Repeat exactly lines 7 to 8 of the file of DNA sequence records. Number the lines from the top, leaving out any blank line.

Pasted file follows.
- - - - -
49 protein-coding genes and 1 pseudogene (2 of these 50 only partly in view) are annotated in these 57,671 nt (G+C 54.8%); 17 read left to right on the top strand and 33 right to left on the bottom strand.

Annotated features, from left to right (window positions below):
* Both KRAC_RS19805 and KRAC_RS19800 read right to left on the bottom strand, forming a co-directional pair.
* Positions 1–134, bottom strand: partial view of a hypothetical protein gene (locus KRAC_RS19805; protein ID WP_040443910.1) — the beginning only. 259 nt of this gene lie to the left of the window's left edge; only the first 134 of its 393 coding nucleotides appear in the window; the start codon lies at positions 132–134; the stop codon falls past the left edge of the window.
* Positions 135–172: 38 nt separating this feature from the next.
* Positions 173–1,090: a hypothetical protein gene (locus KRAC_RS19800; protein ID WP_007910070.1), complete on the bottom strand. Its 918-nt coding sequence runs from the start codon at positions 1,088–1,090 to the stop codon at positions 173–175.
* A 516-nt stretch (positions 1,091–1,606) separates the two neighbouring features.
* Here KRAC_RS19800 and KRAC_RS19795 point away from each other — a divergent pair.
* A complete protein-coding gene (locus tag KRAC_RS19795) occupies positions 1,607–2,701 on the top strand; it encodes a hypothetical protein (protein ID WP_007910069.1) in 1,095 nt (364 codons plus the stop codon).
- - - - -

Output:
* A 516-nt stretch (positions 1,091–1,606) separates the two neighbouring features.
* Here KRAC_RS19800 and KRAC_RS19795 point away from each other — a divergent pair.